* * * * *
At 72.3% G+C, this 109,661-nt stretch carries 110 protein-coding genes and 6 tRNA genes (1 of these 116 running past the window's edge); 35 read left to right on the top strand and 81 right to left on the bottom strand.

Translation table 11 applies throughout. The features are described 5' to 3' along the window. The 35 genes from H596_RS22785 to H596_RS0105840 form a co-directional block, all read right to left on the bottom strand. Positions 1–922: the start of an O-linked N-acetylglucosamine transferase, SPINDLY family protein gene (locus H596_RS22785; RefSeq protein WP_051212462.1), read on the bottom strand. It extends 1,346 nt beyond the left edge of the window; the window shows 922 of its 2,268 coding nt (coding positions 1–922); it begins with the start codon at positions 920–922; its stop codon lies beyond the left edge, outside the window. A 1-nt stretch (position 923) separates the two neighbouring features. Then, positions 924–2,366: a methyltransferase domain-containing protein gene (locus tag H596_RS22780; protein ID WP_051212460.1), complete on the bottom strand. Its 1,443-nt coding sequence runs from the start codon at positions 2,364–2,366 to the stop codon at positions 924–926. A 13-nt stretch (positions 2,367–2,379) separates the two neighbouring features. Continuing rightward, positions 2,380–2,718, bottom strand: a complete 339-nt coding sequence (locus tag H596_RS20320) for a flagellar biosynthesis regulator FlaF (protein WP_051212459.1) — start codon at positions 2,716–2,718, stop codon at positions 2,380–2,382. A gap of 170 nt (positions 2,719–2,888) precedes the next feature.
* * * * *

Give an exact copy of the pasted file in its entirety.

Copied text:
At 72.3% G+C, this 109,661-nt stretch carries 110 protein-coding genes and 6 tRNA genes (1 of these 116 running past the window's edge); 35 read left to right on the top strand and 81 right to left on the bottom strand.

Translation table 11 applies throughout. The features are described 5' to 3' along the window. The 35 genes from H596_RS22785 to H596_RS0105840 form a co-directional block, all read right to left on the bottom strand. Positions 1–922: the start of an O-linked N-acetylglucosamine transferase, SPINDLY family protein gene (locus H596_RS22785; RefSeq protein WP_051212462.1), read on the bottom strand. It extends 1,346 nt beyond the left edge of the window; the window shows 922 of its 2,268 coding nt (coding positions 1–922); it begins with the start codon at positions 920–922; its stop codon lies beyond the left edge, outside the window. A 1-nt stretch (position 923) separates the two neighbouring features. Then, positions 924–2,366: a methyltransferase domain-containing protein gene (locus tag H596_RS22780; protein ID WP_051212460.1), complete on the bottom strand. Its 1,443-nt coding sequence runs from the start codon at positions 2,364–2,366 to the stop codon at positions 924–926. A 13-nt stretch (positions 2,367–2,379) separates the two neighbouring features. Continuing rightward, positions 2,380–2,718, bottom strand: a complete 339-nt coding sequence (locus tag H596_RS20320) for a flagellar biosynthesis regulator FlaF (protein WP_051212459.1) — start codon at positions 2,716–2,718, stop codon at positions 2,380–2,382. A gap of 170 nt (positions 2,719–2,888) precedes the next feature.